India is due to host the IOC Session next year, but its NOC has undergone a turbulent period since the resignation of President Narinder Batra ©Getty Images

Uncertainty surrounds the status of the Guatemalan Olympic Committee (COG) and Indian Olympic Association (IOA) going into the two-day International Olympic Committee (IOC) Executive Board meeting due to begin here tomorrow.

Since the Executive Board last met in June, the IOA has been plunged into crisis less than one year before the country is due to host the IOC Session in Mumbai.

Narinder Batra resigned as IOA President in July, also relinquishing his leadership of the International Hockey Federation.

IOA elections were due to have been held in December last year but have been delayed because of an ongoing case in the New Delhi High Court, where it has been accused of violating the national sports code.

In July, the IOC wrote to the IOA warning that it could face suspension if elections were not held.

Adding to the turmoil, Adille Sumariwalla has claimed he is the Acting President of the NOC, but this is disputed by secretary general Rajeev Mehta.

The IOC has said that the Executive Board "will be updated about the situation" at the meeting.

It is also set to be updated on the governance issues engulfing the COG amid a legal dispute over its leadership.

Earlier this year, the IOC announced Gerardo Aguirre as COG President following the staging of elections, but Jorge Alexander Rodas was named as the winner by the Electoral Court of Federated Sports.

Aguirre, who is also backed as the election victor by Panam Sports, had served as President since 2014, but Rodas appealed to the Constitutional Court in Guatemala.

Last month, the Court provisionally suspended the COG statutes and the election of the Executive Committee chaired by Aguirre.

The Constitutional Court provisionally suspended the election of the COG Executive Committee led by Gerardo Aguirre ©Getty Images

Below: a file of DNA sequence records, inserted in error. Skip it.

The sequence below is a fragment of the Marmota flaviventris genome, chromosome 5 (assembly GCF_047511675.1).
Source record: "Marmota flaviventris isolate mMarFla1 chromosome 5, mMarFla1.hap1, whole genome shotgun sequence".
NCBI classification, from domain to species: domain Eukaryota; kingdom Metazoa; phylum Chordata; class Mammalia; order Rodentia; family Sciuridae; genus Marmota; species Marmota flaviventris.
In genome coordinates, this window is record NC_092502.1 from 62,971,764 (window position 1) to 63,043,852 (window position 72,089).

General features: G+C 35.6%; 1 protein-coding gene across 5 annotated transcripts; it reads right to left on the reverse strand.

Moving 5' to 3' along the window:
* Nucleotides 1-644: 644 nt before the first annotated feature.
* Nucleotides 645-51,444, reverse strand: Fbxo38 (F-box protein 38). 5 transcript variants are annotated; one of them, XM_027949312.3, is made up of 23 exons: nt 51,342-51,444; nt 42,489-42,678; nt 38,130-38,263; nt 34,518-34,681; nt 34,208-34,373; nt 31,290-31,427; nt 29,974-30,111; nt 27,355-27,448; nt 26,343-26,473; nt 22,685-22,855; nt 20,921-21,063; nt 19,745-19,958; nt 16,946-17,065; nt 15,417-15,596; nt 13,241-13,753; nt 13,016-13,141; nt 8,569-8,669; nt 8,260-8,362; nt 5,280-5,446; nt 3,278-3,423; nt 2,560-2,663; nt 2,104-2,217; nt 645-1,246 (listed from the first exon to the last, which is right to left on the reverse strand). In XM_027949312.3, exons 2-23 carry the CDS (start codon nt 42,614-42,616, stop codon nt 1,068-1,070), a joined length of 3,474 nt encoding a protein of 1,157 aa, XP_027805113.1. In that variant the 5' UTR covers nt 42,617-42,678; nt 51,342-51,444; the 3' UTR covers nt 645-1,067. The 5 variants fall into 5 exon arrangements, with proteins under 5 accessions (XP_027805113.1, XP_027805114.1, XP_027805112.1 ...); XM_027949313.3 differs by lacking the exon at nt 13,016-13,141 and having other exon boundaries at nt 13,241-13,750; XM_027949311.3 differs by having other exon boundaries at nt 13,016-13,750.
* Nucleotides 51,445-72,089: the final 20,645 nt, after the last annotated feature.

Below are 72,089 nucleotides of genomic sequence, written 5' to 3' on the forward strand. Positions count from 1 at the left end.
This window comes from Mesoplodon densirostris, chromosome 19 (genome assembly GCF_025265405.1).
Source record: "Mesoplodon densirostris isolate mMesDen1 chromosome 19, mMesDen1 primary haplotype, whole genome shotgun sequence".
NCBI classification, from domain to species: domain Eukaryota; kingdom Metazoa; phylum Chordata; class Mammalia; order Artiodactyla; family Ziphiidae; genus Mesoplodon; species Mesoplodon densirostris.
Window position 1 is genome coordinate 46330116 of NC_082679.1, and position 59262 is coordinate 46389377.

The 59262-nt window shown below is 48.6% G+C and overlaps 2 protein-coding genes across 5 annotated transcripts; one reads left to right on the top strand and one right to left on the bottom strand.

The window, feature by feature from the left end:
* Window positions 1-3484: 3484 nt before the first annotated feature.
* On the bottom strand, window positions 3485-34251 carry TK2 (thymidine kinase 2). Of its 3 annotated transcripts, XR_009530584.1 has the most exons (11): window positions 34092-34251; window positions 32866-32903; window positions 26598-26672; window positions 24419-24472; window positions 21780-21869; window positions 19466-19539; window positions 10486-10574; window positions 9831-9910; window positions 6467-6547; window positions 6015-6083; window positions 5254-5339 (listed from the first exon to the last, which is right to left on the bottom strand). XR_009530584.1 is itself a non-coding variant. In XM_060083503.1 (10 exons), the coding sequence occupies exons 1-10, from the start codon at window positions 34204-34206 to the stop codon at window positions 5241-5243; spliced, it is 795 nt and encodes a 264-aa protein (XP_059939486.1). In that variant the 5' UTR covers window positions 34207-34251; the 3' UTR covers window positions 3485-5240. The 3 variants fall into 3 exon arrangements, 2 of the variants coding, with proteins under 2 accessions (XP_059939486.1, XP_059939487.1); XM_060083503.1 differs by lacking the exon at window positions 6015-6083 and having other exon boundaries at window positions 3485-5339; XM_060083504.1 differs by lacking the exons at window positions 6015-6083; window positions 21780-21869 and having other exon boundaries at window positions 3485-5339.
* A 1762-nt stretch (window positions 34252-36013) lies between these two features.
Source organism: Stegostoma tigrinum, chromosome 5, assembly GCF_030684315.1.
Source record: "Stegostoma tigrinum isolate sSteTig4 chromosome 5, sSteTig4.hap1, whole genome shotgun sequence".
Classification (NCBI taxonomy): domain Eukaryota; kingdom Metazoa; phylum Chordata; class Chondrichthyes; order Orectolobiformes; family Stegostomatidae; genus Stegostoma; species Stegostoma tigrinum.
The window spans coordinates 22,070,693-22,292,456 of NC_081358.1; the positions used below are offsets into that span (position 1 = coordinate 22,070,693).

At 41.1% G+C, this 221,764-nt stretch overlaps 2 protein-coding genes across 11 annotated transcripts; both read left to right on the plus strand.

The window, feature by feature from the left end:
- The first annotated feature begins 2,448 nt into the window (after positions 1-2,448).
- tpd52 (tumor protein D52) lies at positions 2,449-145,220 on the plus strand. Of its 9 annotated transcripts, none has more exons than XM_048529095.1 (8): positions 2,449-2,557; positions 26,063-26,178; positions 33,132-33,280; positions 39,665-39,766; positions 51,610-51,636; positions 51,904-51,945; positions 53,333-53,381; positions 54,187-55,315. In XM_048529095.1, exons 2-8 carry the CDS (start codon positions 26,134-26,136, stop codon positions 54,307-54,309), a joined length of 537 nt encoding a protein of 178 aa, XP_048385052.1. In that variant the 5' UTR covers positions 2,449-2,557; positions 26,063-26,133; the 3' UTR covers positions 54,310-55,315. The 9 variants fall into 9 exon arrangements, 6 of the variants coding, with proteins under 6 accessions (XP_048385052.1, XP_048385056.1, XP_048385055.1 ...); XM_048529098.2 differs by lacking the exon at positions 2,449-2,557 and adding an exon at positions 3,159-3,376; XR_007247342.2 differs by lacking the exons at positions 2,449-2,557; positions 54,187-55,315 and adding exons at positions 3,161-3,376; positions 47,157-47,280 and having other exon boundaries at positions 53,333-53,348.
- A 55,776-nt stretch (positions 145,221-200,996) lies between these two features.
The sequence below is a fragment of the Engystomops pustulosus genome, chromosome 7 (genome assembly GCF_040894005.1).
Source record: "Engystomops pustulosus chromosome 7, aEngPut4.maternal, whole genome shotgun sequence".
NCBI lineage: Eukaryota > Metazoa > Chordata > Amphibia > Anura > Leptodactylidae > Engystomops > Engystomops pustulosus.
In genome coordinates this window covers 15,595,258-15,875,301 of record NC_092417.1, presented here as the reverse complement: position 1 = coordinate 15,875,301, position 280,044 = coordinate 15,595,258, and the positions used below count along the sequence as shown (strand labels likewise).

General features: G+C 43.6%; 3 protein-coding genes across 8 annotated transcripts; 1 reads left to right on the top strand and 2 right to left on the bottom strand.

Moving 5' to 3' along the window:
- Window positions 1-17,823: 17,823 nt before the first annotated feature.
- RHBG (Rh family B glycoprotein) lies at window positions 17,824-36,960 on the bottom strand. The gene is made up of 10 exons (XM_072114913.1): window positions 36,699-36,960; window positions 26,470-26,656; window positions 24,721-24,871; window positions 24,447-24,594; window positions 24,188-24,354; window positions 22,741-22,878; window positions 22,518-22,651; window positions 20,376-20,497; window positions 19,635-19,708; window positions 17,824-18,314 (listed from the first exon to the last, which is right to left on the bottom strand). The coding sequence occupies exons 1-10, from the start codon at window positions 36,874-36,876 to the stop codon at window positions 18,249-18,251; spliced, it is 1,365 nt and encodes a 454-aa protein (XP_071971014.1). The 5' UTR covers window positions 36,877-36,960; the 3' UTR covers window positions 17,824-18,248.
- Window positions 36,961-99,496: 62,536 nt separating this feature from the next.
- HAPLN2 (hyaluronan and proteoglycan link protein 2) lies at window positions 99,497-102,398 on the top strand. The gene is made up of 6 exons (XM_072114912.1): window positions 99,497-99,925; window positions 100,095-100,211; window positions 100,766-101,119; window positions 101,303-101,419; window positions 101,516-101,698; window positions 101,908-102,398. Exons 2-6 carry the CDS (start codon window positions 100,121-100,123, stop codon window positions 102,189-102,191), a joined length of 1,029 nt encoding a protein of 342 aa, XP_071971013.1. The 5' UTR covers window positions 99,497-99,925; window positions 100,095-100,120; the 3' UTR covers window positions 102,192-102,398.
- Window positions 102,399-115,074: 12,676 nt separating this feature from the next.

The Constitutional Court provisionally suspended the election of the COG Executive Committee led by Gerardo Aguirre ©Getty Images

Magistrates have rejected an appeal from the COG to overturn the decision, despite a demonstration from around 50 Guatemalan athletes.

It had been reported by ESPN Deportes that the IOC had set a deadline of August 31 for the decision to be lifted by the Court to avoid the COG being referred to the Executive Board for "appropriate action".

Guatemalan publication Prensa Libre is among those to have reported that the COG is now at risk of being suspended by the IOC, and the Lausanne-based organisation has confirmed that its situation is set to be discussed at tomorrow's meeting.

"We are fully aware of the various court decisions," the IOC said.

"The IOC Executive Board will be updated about the situation on the occasion of its next meeting (8 to 9 September 2022)."

The Central American Sports Organization (ORDECA) said it fully supports the IOC's letter from July 1 and the stance that "National Olympic Committees must be free from interference in their internal governance and operations in accordance with the principle of autonomy of the Olympic Movement established in the Olympic Charter".

It warned that a potential suspension of the COG's IOC recognition would affect its membership of the ORDECA and its status as co-host of this year's Central American Games with Costa Rica, and that its Executive Committee would be "in permanent session" aware of the measures the IOC Executive Board could take.

Guatemala has competed at every Olympic Games since Mexico City 1968, winning its only medal through Érick Barrondo's men's 20 kilometres race walk silver at London 2012, while India has taken part at every edition since Antwerp 1920, and enjoyed its most successful performance to date at Tokyo 2020 with one gold, two silvers and four bronzes.

Tomorrow marks one year since the IOC Executive Board suspended the Olympic Committee of the Democratic People’s Republic of Korea until the end of 2022 due to its failure to send athletes to Tokyo 2020.